HPV: What Is it and Is There a Cure?

Human papillomavirus (HPV) is the most common sexually transmitted infection (STI). In fact, most people are exposed to it some time during their lifetime.

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What’s the most common sexually transmitted infection (STI)? It might be surprised it’s not more well-known ones like gonorrhea or chlamydia. The most common STI is actually something called Human Papillomavirus (HPV). It’s important to know the basics of this infection like the symptoms, causes, and HPV treatments. This can help you to treat the condition if you get it, and take steps to help prevent your chance of being infected. It’s important to be in the know about such diseases and just as importantly get screened regularly. One of the main problems with STIs is people with them not being diagnosed. Make sure to get tested regularly.

HPV can cause different types of warts. If you think you might have them it’s important to get tested ASAP. On one hand, there’s no “cure” for this STI. However, it’s important to get diagnosed as soon as possible then get the treatments you need. Another thing to keep in mind is it’s possible for HPV to worsen and develop into some kinds of cancer. That’s definitely something you’ll want to avoid since it could cause other symptoms and health conditions you’ll certainly want to avoid. The good news is treatments and vaccinations are available to manage and prevent HPV.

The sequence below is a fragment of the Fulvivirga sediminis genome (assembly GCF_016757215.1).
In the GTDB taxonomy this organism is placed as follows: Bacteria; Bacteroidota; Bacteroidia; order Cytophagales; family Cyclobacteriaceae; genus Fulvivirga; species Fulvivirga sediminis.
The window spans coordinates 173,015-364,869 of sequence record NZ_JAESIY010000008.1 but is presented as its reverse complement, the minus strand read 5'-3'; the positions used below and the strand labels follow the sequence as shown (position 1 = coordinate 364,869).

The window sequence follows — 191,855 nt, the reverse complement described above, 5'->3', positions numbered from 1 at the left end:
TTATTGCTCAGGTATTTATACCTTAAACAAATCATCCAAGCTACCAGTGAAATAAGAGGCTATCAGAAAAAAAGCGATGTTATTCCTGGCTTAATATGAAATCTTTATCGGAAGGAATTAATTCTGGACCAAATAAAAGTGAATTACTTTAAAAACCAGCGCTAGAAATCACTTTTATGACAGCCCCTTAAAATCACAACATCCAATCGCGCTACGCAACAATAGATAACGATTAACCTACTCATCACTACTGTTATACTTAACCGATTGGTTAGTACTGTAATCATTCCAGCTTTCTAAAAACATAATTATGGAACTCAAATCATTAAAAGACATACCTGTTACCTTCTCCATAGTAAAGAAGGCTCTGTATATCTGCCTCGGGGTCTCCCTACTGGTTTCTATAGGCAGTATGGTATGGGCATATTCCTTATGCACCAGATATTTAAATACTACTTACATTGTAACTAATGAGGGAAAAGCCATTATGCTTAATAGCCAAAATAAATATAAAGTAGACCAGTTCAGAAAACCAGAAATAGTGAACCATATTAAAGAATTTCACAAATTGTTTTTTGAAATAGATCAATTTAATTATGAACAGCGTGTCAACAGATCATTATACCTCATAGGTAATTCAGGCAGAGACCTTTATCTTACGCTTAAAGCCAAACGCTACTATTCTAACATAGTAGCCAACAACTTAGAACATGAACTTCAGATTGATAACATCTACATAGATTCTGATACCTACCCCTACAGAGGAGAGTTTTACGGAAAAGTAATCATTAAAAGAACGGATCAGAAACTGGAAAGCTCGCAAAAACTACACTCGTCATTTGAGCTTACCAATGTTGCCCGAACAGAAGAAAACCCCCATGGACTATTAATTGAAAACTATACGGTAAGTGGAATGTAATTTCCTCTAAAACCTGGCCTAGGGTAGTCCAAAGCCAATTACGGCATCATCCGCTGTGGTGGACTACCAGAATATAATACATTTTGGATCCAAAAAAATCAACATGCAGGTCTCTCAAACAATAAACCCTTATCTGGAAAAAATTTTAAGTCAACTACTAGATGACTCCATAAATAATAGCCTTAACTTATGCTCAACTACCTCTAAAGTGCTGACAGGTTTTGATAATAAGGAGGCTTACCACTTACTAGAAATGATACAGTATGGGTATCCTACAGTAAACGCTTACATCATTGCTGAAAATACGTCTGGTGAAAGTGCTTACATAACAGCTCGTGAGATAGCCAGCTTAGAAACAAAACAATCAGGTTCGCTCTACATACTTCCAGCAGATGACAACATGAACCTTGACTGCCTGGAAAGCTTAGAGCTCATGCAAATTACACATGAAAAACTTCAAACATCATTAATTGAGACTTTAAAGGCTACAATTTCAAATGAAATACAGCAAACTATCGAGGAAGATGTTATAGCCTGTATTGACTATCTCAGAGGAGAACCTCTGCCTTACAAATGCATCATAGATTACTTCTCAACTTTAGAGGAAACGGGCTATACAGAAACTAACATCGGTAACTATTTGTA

What Is HPV?

HPV stands for human papillomavirus (HPV). This not only is a common STI but it’s the most common one among adults. Each year there are about 14 million new cases in the US. In fact, this STI is so common most men and women who are sexually active get exposed to it during their lifetime.